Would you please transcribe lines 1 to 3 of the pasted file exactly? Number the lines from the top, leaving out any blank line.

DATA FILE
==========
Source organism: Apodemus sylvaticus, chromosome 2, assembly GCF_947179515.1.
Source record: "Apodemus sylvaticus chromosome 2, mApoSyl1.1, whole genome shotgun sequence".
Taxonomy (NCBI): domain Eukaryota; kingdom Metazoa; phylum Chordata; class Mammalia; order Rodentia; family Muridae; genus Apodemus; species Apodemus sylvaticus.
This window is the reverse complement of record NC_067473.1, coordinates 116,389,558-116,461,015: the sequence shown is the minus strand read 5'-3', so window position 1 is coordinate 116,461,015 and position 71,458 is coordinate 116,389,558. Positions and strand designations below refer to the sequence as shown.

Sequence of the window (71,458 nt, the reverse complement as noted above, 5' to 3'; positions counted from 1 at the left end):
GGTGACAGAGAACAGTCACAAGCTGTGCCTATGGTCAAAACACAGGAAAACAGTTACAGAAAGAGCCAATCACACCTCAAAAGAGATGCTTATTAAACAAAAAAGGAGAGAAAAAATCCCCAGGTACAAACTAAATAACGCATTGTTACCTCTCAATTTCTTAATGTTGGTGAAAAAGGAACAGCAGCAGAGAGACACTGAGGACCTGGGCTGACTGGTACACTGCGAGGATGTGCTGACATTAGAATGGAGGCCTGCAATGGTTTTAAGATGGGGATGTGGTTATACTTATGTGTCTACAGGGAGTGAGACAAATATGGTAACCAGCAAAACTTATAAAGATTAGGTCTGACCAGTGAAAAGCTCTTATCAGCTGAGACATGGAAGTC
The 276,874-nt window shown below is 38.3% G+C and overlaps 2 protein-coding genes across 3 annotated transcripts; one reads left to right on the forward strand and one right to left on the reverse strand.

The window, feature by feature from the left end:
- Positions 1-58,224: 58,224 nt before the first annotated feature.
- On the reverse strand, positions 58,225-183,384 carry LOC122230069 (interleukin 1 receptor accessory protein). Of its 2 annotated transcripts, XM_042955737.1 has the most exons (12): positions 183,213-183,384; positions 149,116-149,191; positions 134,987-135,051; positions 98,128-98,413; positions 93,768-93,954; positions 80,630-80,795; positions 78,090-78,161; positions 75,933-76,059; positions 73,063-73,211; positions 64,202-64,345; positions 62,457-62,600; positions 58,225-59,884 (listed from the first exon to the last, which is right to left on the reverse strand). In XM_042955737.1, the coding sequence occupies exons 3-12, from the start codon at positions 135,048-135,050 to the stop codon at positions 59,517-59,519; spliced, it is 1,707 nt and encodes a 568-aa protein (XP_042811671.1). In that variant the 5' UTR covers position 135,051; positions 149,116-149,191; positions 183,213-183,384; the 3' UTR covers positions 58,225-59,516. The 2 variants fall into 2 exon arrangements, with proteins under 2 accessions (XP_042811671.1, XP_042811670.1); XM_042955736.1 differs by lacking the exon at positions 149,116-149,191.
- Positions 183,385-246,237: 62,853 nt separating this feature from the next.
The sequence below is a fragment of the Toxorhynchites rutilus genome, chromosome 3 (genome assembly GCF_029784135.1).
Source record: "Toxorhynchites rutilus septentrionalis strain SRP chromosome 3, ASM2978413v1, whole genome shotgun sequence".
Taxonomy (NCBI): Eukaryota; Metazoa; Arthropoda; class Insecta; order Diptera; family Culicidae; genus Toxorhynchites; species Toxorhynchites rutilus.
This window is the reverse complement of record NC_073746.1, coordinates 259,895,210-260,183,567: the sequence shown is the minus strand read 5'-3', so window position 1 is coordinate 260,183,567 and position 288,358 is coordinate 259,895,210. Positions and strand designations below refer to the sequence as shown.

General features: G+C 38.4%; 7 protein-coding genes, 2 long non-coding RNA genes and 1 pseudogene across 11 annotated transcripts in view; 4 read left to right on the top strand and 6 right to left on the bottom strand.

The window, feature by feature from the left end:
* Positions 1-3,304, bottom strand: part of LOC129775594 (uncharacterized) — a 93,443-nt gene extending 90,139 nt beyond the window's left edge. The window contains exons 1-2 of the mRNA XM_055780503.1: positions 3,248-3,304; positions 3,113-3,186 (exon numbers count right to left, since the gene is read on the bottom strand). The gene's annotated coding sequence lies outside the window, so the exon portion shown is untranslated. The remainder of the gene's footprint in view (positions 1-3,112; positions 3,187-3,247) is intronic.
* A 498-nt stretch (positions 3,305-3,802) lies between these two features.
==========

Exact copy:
Source organism: Apodemus sylvaticus, chromosome 2, assembly GCF_947179515.1.
Source record: "Apodemus sylvaticus chromosome 2, mApoSyl1.1, whole genome shotgun sequence".
Taxonomy (NCBI): domain Eukaryota; kingdom Metazoa; phylum Chordata; class Mammalia; order Rodentia; family Muridae; genus Apodemus; species Apodemus sylvaticus.